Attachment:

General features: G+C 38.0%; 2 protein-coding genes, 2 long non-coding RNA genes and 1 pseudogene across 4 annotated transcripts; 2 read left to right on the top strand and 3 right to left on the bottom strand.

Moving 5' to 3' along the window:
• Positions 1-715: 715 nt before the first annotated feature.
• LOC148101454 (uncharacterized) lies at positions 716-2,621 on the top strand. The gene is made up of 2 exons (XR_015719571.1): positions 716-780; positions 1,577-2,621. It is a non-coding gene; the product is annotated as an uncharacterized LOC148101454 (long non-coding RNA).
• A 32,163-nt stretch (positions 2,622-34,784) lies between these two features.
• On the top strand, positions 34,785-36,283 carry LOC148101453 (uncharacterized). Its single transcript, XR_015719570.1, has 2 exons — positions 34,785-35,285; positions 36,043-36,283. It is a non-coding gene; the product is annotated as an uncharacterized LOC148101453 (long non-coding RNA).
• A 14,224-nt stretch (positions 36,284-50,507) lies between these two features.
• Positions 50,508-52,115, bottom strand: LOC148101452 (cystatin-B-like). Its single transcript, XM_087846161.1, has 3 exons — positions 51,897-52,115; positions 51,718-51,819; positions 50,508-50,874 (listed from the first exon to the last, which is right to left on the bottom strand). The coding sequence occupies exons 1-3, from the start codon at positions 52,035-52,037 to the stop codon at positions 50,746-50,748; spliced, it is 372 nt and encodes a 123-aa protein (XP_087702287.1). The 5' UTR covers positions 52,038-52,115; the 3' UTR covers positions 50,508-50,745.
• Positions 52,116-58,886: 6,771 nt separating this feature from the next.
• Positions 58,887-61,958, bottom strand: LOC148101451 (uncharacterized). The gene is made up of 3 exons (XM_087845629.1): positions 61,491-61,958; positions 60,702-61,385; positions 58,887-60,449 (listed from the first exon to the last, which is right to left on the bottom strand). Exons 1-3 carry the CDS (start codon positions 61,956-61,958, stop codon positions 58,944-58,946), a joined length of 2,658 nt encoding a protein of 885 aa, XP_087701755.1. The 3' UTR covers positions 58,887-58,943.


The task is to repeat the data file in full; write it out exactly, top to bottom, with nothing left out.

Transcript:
General features: G+C 38.0%; 2 protein-coding genes, 2 long non-coding RNA genes and 1 pseudogene across 4 annotated transcripts; 2 read left to right on the top strand and 3 right to left on the bottom strand.

Moving 5' to 3' along the window:
• Positions 1-715: 715 nt before the first annotated feature.
• LOC148101454 (uncharacterized) lies at positions 716-2,621 on the top strand. The gene is made up of 2 exons (XR_015719571.1): positions 716-780; positions 1,577-2,621. It is a non-coding gene; the product is annotated as an uncharacterized LOC148101454 (long non-coding RNA).
• A 32,163-nt stretch (positions 2,622-34,784) lies between these two features.
• On the top strand, positions 34,785-36,283 carry LOC148101453 (uncharacterized). Its single transcript, XR_015719570.1, has 2 exons — positions 34,785-35,285; positions 36,043-36,283. It is a non-coding gene; the product is annotated as an uncharacterized LOC148101453 (long non-coding RNA).
• A 14,224-nt stretch (positions 36,284-50,507) lies between these two features.
• Positions 50,508-52,115, bottom strand: LOC148101452 (cystatin-B-like). Its single transcript, XM_087846161.1, has 3 exons — positions 51,897-52,115; positions 51,718-51,819; positions 50,508-50,874 (listed from the first exon to the last, which is right to left on the bottom strand). The coding sequence occupies exons 1-3, from the start codon at positions 52,035-52,037 to the stop codon at positions 50,746-50,748; spliced, it is 372 nt and encodes a 123-aa protein (XP_087702287.1). The 5' UTR covers positions 52,038-52,115; the 3' UTR covers positions 50,508-50,745.
• Positions 52,116-58,886: 6,771 nt separating this feature from the next.
• Positions 58,887-61,958, bottom strand: LOC148101451 (uncharacterized). The gene is made up of 3 exons (XM_087845629.1): positions 61,491-61,958; positions 60,702-61,385; positions 58,887-60,449 (listed from the first exon to the last, which is right to left on the bottom strand). Exons 1-3 carry the CDS (start codon positions 61,956-61,958, stop codon positions 58,944-58,946), a joined length of 2,658 nt encoding a protein of 885 aa, XP_087701755.1. The 3' UTR covers positions 58,887-58,943.